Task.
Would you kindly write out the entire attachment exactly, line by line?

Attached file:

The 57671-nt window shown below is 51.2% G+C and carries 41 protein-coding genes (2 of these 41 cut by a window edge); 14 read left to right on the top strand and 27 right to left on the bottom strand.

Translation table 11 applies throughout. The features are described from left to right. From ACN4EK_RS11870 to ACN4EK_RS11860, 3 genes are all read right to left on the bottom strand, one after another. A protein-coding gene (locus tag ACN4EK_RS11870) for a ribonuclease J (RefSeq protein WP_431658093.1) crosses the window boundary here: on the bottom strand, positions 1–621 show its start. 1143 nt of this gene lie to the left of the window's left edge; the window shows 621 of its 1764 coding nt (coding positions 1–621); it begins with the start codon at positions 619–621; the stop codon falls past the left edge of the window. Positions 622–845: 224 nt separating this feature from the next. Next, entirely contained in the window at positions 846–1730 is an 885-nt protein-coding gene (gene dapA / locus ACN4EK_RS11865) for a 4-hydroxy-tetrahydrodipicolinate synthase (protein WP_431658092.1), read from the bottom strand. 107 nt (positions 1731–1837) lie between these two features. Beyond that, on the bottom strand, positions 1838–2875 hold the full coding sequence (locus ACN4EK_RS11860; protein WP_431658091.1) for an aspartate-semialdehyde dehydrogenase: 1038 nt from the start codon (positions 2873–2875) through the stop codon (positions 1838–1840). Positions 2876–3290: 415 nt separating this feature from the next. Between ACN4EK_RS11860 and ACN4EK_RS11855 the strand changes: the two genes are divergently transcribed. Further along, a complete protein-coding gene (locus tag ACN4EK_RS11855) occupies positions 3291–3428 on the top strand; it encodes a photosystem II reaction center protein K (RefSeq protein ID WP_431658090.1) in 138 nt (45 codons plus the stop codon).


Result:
The 57671-nt window shown below is 51.2% G+C and carries 41 protein-coding genes (2 of these 41 cut by a window edge); 14 read left to right on the top strand and 27 right to left on the bottom strand.

Translation table 11 applies throughout. The features are described from left to right. From ACN4EK_RS11870 to ACN4EK_RS11860, 3 genes are all read right to left on the bottom strand, one after another. A protein-coding gene (locus tag ACN4EK_RS11870) for a ribonuclease J (RefSeq protein WP_431658093.1) crosses the window boundary here: on the bottom strand, positions 1–621 show its start. 1143 nt of this gene lie to the left of the window's left edge; the window shows 621 of its 1764 coding nt (coding positions 1–621); it begins with the start codon at positions 619–621; the stop codon falls past the left edge of the window. Positions 622–845: 224 nt separating this feature from the next. Next, entirely contained in the window at positions 846–1730 is an 885-nt protein-coding gene (gene dapA / locus ACN4EK_RS11865) for a 4-hydroxy-tetrahydrodipicolinate synthase (protein WP_431658092.1), read from the bottom strand. 107 nt (positions 1731–1837) lie between these two features. Beyond that, on the bottom strand, positions 1838–2875 hold the full coding sequence (locus ACN4EK_RS11860; protein WP_431658091.1) for an aspartate-semialdehyde dehydrogenase: 1038 nt from the start codon (positions 2873–2875) through the stop codon (positions 1838–1840). Positions 2876–3290: 415 nt separating this feature from the next. Between ACN4EK_RS11860 and ACN4EK_RS11855 the strand changes: the two genes are divergently transcribed. Further along, a complete protein-coding gene (locus tag ACN4EK_RS11855) occupies positions 3291–3428 on the top strand; it encodes a photosystem II reaction center protein K (RefSeq protein ID WP_431658090.1) in 138 nt (45 codons plus the stop codon).